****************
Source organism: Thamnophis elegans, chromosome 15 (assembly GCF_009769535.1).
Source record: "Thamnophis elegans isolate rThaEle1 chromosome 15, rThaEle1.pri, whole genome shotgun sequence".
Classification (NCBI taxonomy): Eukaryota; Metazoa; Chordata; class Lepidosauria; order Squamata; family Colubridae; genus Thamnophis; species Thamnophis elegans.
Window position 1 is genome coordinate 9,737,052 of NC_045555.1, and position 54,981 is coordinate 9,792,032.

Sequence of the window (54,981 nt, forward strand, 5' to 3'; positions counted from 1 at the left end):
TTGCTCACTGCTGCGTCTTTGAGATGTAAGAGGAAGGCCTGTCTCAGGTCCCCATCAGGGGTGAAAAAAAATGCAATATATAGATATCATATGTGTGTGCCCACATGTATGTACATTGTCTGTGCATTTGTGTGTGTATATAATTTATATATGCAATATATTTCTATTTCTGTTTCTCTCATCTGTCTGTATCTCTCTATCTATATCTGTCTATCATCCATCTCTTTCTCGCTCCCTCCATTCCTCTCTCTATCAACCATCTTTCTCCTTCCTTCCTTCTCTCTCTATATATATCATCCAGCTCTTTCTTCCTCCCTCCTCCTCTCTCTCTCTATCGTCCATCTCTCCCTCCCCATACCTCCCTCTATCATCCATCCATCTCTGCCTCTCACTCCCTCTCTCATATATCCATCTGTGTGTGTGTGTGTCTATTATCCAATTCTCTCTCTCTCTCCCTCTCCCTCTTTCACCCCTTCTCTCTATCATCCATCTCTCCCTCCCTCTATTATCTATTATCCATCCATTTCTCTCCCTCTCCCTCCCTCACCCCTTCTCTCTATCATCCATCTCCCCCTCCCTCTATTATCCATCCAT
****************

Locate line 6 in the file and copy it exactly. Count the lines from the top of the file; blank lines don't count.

TTGCTCACTGCTGCGTCTTTGAGATGTAAGAGGAAGGCCTGTCTCAGGTCCCCATCAGGGGTGAAAAAAAATGCAATATATAGATATCATATGTGTGTGCCCACATGTATGTACATTGTCTGTGCATTTGTGTGTGTATATAATTTATATATGCAATATATTTCTATTTCTGTTTCTCTCATCTGTCTGTATCTCTCTATCTATATCTGTCTATCATCCATCTCTTTCTCGCTCCCTCCATTCCTCTCTCTATCAACCATCTTTCTCCTTCCTTCCTTCTCTCTCTATATATATCATCCAGCTCTTTCTTCCTCCCTCCTCCTCTCTCTCTCTATCGTCCATCTCTCCCTCCCCATACCTCCCTCTATCATCCATCCATCTCTGCCTCTCACTCCCTCTCTCATATATCCATCTGTGTGTGTGTGTGTCTATTATCCAATTCTCTCTCTCTCTCCCTCTCCCTCTTTCACCCCTTCTCTCTATCATCCATCTCTCCCTCCCTCTATTATCTATTATCCATCCATTTCTCTCCCTCTCCCTCCCTCACCCCTTCTCTCTATCATCCATCTCCCCCTCCCTCTATTATCCATCCAT